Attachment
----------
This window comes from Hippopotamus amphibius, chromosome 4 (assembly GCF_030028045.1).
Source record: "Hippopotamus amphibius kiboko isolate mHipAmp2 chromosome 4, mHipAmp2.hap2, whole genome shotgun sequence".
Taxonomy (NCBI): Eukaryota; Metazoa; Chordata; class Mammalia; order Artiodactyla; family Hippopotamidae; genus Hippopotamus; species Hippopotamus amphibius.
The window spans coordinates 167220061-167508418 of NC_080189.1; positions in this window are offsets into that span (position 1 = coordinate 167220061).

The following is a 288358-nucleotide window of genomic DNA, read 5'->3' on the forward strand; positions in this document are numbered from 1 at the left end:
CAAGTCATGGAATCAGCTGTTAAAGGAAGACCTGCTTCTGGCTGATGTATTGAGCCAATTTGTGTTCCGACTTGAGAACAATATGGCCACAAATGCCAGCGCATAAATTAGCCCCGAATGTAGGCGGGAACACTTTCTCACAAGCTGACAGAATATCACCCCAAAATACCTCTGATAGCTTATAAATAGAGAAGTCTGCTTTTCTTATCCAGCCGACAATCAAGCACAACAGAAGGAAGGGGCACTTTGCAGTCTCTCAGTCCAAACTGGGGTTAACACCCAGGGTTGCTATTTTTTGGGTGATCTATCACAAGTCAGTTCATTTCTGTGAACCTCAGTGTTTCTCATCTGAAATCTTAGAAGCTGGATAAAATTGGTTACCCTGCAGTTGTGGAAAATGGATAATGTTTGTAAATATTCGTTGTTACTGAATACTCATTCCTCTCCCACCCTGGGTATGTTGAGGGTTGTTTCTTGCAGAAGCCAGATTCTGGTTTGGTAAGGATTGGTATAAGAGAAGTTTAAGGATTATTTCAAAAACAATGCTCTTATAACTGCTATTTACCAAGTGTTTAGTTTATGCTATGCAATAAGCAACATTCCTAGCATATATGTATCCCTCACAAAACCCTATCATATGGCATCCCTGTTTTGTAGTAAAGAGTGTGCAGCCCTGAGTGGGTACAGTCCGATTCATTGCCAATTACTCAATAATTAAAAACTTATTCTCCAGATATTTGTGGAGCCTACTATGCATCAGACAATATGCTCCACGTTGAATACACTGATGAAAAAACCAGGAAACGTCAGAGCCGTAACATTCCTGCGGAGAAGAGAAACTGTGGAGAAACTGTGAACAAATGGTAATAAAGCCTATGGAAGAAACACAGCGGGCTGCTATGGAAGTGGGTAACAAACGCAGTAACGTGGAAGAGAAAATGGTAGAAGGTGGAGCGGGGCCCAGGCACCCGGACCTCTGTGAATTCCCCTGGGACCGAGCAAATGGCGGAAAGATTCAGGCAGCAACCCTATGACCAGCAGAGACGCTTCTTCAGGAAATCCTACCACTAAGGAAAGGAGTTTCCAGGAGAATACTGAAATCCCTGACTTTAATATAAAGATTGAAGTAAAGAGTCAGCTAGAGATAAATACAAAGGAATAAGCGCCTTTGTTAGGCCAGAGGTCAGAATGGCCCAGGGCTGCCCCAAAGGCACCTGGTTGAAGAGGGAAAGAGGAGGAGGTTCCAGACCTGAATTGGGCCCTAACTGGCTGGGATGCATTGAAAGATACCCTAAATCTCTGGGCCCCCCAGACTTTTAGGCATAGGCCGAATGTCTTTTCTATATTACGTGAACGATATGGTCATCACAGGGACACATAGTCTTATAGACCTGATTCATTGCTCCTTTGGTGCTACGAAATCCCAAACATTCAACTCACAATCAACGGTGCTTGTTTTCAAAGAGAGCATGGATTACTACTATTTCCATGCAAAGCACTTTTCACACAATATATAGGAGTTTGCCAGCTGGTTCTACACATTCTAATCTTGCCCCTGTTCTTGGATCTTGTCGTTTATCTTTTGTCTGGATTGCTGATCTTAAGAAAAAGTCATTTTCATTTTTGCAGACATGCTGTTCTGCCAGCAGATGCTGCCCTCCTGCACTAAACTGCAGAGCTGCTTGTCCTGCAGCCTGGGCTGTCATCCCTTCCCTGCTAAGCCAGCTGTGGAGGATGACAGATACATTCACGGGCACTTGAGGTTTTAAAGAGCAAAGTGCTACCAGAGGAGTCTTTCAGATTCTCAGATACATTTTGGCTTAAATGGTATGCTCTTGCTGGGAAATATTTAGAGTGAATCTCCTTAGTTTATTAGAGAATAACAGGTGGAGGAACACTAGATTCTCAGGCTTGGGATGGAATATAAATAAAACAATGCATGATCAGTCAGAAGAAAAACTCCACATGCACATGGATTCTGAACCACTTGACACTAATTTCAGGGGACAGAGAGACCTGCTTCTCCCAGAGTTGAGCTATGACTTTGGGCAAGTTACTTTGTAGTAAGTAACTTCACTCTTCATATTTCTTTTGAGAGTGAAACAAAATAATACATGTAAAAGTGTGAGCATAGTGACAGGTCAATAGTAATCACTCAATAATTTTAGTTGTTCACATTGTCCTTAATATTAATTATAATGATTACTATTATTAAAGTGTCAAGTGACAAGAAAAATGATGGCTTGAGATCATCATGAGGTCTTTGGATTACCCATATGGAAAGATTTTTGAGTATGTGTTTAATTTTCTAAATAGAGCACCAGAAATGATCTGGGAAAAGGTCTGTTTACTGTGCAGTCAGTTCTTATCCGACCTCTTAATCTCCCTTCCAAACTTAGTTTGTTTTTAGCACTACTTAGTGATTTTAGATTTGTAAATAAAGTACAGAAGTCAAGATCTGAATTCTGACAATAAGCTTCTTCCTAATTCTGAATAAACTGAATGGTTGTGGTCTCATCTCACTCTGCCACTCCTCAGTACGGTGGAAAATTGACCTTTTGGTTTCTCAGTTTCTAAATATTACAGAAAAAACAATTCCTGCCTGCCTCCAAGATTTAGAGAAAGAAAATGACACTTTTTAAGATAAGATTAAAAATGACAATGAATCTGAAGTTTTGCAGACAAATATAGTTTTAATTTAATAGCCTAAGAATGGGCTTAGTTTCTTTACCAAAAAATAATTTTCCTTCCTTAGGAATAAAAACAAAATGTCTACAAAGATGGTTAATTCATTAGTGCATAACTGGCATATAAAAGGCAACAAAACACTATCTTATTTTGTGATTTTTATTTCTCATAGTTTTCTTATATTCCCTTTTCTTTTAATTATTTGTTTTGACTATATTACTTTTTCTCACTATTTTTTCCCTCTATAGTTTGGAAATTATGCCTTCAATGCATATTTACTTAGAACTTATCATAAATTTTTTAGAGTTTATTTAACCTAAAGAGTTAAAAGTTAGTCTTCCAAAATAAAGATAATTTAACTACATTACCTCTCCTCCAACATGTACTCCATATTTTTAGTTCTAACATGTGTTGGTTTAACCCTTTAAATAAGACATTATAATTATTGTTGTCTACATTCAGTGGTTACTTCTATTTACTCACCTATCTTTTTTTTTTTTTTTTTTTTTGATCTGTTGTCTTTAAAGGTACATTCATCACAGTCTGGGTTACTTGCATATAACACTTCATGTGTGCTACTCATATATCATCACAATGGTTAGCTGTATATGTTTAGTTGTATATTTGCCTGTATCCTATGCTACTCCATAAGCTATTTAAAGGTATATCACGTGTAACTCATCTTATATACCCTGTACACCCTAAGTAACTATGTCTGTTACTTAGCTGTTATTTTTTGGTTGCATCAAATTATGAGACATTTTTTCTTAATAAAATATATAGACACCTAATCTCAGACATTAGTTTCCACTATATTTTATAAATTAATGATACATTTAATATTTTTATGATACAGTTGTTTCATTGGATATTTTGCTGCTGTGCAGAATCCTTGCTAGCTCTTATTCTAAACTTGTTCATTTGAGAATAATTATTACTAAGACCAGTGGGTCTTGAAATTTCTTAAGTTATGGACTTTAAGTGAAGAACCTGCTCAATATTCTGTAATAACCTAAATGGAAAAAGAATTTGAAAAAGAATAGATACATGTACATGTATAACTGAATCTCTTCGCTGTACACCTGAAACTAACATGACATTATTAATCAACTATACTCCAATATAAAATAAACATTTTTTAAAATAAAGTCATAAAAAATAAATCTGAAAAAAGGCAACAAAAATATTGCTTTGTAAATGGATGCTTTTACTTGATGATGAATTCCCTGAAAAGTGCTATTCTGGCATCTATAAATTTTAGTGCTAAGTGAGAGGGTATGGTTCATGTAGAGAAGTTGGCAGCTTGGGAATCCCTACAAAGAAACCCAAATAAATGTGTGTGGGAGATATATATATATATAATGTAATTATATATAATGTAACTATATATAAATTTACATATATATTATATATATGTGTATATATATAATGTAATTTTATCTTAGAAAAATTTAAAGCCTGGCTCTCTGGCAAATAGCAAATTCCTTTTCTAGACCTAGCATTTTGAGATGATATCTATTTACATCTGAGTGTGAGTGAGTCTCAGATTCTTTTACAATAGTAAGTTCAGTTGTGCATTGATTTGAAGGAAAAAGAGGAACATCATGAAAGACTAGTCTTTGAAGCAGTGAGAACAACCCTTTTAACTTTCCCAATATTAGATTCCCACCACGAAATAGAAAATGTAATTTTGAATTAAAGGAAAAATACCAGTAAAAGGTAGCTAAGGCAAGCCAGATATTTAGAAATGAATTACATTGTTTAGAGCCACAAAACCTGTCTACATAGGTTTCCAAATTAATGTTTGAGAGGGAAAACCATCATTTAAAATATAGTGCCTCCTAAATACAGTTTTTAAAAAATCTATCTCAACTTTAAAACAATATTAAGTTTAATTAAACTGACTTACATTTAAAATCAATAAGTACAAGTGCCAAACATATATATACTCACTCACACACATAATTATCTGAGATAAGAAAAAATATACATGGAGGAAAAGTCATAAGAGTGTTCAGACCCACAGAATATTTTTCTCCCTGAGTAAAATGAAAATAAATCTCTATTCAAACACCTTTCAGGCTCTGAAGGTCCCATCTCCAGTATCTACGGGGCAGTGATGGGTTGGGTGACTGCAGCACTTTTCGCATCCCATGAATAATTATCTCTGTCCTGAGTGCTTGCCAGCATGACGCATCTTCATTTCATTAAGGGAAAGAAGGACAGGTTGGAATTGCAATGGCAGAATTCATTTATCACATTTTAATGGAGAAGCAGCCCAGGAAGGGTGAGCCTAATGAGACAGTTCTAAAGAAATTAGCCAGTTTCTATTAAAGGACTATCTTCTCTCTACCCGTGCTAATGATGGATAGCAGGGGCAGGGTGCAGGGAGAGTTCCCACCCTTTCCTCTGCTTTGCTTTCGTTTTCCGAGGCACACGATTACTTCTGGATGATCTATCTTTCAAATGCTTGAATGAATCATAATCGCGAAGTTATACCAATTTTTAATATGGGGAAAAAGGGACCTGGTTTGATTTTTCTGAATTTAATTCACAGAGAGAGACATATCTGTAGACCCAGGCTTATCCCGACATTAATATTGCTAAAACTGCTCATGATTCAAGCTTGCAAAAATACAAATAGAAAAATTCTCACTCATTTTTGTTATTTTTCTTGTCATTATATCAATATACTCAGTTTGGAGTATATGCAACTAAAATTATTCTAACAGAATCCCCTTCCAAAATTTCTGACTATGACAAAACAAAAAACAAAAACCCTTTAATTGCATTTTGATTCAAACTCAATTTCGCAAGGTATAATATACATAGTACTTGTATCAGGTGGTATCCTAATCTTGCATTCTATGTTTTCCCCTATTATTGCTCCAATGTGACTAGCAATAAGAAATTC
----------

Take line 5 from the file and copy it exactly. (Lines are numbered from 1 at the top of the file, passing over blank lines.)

The following is a 288358-nucleotide window of genomic DNA, read 5'->3' on the forward strand; positions in this document are numbered from 1 at the left end: